You can find more about Liz Rosenberg's novel, Home Repair, here and here and here.

You can get it here and here. AND YOU SHOULD.


Friday, January 8, 2010

You want cement dust and chicken litter with that?

Most of you know already that I abhor fast food. I just can't stand it. I hardly ever touch it, and I think its gross that my husband is oddly cultish about the damn McRib. A few times during my pregnancies I craved really horrible fast food meal. With my oldest, I ate a Whopper once a day for nearly two weeks. These days I can't even look at them!

I have always tried to be educated and informed about the food that I feed my family. I have always made our baby food, instead of buying processed industrial baby food (plus its SO inexpensive! Try it!). I try to get what I can from the farmers market, and when I'm at the grocery store I read labels and not just prices. Sometimes we can't afford to eat the way I would REALLY like to, but I try to do the best I can with what we got. I thought I had it down pat...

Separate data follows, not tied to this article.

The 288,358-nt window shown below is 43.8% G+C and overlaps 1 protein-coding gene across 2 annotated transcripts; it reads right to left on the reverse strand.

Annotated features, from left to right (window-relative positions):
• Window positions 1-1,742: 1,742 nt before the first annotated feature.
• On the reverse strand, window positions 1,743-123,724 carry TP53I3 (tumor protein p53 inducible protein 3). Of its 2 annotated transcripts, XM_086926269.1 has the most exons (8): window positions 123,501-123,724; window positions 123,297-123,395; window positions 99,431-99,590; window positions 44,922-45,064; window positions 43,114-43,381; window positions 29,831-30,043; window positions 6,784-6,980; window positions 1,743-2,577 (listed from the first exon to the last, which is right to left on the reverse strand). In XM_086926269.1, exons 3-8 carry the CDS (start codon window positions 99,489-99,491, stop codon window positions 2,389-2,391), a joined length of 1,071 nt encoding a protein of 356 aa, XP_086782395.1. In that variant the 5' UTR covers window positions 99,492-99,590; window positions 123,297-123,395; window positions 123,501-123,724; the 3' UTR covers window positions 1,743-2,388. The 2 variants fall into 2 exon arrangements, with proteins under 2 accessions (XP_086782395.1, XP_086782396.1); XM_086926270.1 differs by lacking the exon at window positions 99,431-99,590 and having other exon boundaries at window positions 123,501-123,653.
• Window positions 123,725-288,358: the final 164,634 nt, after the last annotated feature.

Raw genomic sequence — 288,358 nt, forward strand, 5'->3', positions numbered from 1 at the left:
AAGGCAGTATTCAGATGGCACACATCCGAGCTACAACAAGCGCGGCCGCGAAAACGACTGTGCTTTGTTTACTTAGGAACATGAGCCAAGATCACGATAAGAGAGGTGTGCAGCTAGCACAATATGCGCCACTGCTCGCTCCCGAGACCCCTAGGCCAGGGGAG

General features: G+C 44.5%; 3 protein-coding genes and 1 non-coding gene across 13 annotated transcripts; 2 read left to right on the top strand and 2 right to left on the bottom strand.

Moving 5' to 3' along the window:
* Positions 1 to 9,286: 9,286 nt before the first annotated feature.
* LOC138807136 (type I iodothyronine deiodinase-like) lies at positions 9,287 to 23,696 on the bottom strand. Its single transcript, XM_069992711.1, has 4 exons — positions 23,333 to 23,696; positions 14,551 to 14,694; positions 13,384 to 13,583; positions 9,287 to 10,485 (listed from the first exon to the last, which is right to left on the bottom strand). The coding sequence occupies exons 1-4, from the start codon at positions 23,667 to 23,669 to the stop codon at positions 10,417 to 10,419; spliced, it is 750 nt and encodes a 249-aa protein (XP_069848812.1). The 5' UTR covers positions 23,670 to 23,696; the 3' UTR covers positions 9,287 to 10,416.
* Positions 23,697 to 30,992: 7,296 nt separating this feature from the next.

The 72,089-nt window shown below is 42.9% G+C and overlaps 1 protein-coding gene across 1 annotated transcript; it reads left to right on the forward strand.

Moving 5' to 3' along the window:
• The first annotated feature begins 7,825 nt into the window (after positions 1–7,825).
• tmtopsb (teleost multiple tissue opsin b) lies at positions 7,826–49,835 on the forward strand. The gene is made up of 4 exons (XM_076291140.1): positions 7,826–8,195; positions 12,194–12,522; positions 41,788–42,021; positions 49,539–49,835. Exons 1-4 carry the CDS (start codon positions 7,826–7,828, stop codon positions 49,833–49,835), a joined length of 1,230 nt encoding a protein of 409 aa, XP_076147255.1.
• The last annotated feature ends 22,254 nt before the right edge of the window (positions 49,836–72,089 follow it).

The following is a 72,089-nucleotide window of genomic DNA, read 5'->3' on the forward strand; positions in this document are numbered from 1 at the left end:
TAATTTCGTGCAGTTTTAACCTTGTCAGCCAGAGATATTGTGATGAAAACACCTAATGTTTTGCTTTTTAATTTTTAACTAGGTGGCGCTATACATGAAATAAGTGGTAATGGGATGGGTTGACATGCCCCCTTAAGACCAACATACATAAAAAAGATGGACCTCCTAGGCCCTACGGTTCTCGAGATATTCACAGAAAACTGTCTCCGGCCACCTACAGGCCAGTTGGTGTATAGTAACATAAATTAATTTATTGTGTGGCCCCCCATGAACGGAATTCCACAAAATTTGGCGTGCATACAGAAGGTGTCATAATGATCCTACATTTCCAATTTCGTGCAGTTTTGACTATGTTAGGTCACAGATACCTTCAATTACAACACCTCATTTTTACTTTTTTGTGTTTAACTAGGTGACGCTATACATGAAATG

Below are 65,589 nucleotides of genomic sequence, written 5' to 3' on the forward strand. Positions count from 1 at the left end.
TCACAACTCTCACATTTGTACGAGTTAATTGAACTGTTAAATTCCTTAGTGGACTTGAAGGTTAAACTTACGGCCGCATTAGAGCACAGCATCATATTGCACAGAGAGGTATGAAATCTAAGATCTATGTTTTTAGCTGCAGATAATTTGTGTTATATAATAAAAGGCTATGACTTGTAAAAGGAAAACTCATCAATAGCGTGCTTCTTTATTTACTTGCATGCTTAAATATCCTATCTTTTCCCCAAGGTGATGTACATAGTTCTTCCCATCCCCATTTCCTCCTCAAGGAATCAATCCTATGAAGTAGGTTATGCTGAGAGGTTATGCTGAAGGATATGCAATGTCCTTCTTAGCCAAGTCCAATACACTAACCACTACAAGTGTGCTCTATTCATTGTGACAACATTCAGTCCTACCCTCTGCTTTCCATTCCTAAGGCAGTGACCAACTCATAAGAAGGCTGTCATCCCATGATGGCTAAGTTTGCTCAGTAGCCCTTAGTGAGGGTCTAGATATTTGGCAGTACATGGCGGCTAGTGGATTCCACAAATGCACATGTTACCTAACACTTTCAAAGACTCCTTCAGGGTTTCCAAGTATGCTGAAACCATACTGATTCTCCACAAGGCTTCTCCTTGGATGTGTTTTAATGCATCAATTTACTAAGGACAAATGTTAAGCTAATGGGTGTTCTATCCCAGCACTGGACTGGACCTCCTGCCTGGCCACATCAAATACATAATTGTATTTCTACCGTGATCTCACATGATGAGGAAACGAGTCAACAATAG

Until I read The Omnivore's Dilemma, by Michael Pollan.


Has anyone else read this book?! OH MY GOD.

I knew about the influx of corn into nearly every food product we eat today, but did you know that there are, on average, 45,000 products in your supermarket? Did you know that of those 45,000 more than a quarter of them contain corn in one form or another?

From his book-

"American farmers produce 13 million bushels of corn a year. (That's up from 4 billion bushels in 1970." Of those 13 million bushels, 10% goes into processed foods.